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June 2005


Phishing: The Consumer Crime of 2005?

   Phishing is a type of identity-theft crime that just seems to be getting worse. I reported on this crime back in my July 2004 column.

   You probably know the scam—a legitimate-looking e-mail from your bank or other type of financial institution asks you to “update your personal or financial information.”

   According to the Anti-Phishing Work Group, the number of phishing attacks has grown an average of 26 percent per month over the past year. Connecticut-based Gartner Research estimates that nearly 57 million Americans have received at least one phishing e-mail. Unfortunately, more than 1.7 million Americans are also estimated to have been victimized by the sites, costing banks and credit card issuers more than $1.2 billion in direct losses. Incredibly, an estimated 19 percent of U.S adult Internet users trusted enough to actually click on a link in the phishing e-mail and 3 percent reported actually entering sensitive personal or financial information. And, in Wisconsin, a Madison television station just reported on a consumer who lost nearly $2,000 to a phishing criminal.

   Phishing criminals are becoming more creative as well. According to the Wall Street Journal, hackers are manipulating settings on personal computers so that users are redirected to counterfeit websites. Other criminals are using “Malware,” software that monitors your keystrokes, without your knowledge, in an effort to steal your personal information.

   Some states are making phishing a crime. New Mexico just made phishing a fourth degree felony and Washington allows victims to sue for damages from phishers. Companies are also fighting back. Microsoft announced that it has filed 117 lawsuits against alleged phishers, and a number of companies have come together to form an “Anti-Fraud Alliance.”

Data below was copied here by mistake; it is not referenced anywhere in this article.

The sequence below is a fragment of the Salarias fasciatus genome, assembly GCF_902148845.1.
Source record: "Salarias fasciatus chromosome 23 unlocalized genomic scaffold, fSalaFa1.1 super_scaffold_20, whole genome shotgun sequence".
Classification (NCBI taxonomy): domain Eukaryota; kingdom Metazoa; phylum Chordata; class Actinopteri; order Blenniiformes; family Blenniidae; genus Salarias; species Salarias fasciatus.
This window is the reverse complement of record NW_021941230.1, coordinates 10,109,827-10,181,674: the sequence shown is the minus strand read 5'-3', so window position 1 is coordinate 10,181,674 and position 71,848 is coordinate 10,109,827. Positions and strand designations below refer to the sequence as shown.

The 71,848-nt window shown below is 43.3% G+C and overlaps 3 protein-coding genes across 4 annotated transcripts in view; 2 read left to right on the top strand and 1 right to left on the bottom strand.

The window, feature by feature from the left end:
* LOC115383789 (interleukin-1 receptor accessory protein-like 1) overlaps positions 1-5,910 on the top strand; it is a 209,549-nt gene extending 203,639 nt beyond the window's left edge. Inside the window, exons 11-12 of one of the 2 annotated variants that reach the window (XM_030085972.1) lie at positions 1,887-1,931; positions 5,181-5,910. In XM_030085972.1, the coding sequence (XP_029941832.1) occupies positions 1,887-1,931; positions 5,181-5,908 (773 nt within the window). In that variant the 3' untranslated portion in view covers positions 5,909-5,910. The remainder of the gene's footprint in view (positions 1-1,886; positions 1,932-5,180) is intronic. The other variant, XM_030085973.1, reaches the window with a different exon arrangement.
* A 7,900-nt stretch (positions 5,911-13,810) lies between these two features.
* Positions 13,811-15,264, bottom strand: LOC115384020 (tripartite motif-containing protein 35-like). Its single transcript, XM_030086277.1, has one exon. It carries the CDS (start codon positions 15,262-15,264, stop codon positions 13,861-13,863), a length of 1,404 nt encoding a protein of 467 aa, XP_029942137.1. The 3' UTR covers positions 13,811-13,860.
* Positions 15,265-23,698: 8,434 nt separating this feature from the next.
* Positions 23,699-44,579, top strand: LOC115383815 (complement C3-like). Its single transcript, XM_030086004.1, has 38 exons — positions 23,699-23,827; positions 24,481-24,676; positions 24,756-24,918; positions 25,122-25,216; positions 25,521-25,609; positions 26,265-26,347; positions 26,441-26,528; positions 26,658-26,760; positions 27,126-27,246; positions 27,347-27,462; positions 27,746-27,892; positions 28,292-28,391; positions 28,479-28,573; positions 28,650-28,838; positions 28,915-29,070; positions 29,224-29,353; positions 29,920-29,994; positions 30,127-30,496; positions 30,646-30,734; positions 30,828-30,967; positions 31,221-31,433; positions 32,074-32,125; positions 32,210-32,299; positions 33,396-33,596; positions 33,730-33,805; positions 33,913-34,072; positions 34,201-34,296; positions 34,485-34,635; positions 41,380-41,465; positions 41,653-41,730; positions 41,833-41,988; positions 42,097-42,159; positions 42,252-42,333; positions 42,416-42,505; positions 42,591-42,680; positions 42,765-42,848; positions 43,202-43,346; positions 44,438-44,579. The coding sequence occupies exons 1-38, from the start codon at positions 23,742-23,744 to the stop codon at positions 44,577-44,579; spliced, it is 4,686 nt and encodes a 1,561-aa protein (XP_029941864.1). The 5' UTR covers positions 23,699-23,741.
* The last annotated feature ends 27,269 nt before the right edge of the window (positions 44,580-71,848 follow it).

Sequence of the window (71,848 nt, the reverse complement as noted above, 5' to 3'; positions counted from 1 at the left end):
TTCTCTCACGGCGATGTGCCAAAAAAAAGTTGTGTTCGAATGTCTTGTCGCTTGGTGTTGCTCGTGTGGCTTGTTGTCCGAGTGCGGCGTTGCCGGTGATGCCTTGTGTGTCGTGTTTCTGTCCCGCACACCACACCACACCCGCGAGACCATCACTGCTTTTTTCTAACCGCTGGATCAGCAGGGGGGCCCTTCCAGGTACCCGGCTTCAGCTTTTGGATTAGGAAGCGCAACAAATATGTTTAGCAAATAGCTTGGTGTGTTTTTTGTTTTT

The hard part, of course, is catching the criminals because they move quickly to another Internet location or may be located in a foreign country. The average site operates for only 5.7 days before it is closed down. This is often plenty of time for consumers to suffer real damage.

   Immediately delete unsolicited e-mails asking you to verify account information. Contact the company at its real address and notify security personnel that you received a phishing e-mail using the company’s name. Banks, credit unions, and other financial services companies will not send you an e-mail asking you to update your credit card number or account information. Furthermore, never send personal or financial information in an e-mail as it is not a secure method of sending sensitive items. Use antivirus software and maintain an effective computer firewall to the outside. Finally, you can forward the phishing e-mail to the federal authorities at spam@uce.gov.

Looking for the Best Available Seat on a Plane?

   If you are a frequent flyer who is not often upgraded to first class, you may have wondered if there is a better way to determine what type of seats are available on your plane. For example, some frequent flyers prefer exit-row seats or the seats next to the bulkhead. Most do not want seats next to the restroom.

   SeatGuru.com is a website where you can check what type of seat may be available on your plane. This website offers extensive diagrams and details about airliner cabins and, according to USA Today, illustrates nearly 200 cabins of jets used by the 25 top airlines. The site rates seats of planes based by color-coding and indicates where the more desirable seats are located, such as those with more room. It also indicates those seats that might have small children sitting in them or those that are located next to the dreaded restroom.

   Your ability to choose a seat depends in part whether you are in the airline’s preferred-flyer club. The higher your status, the more likely the airline will assign you to a more desirable seat, including possible free upgrades to first class or business coach.

   Some airlines, including Northwest, allow you to check seat availability before purchase or at the time of check-in. Using the Internet, I routinely check into my Northwest Airlines flight within 24 hours of departure and select my preferred seat. With other major carriers, I will often book my flight online and then call the carrier to improve my seat assignment. But be aware that not all reservation agents will help you with this process, and no airline will guarantee your seat assignment. Just last month, I had a seat assignment negated when the plane type was changed at the last moment. The seat I had booked didn’t even exist on the replacement plane, and I ended up with the seat of a passenger who arrived late to the flight.

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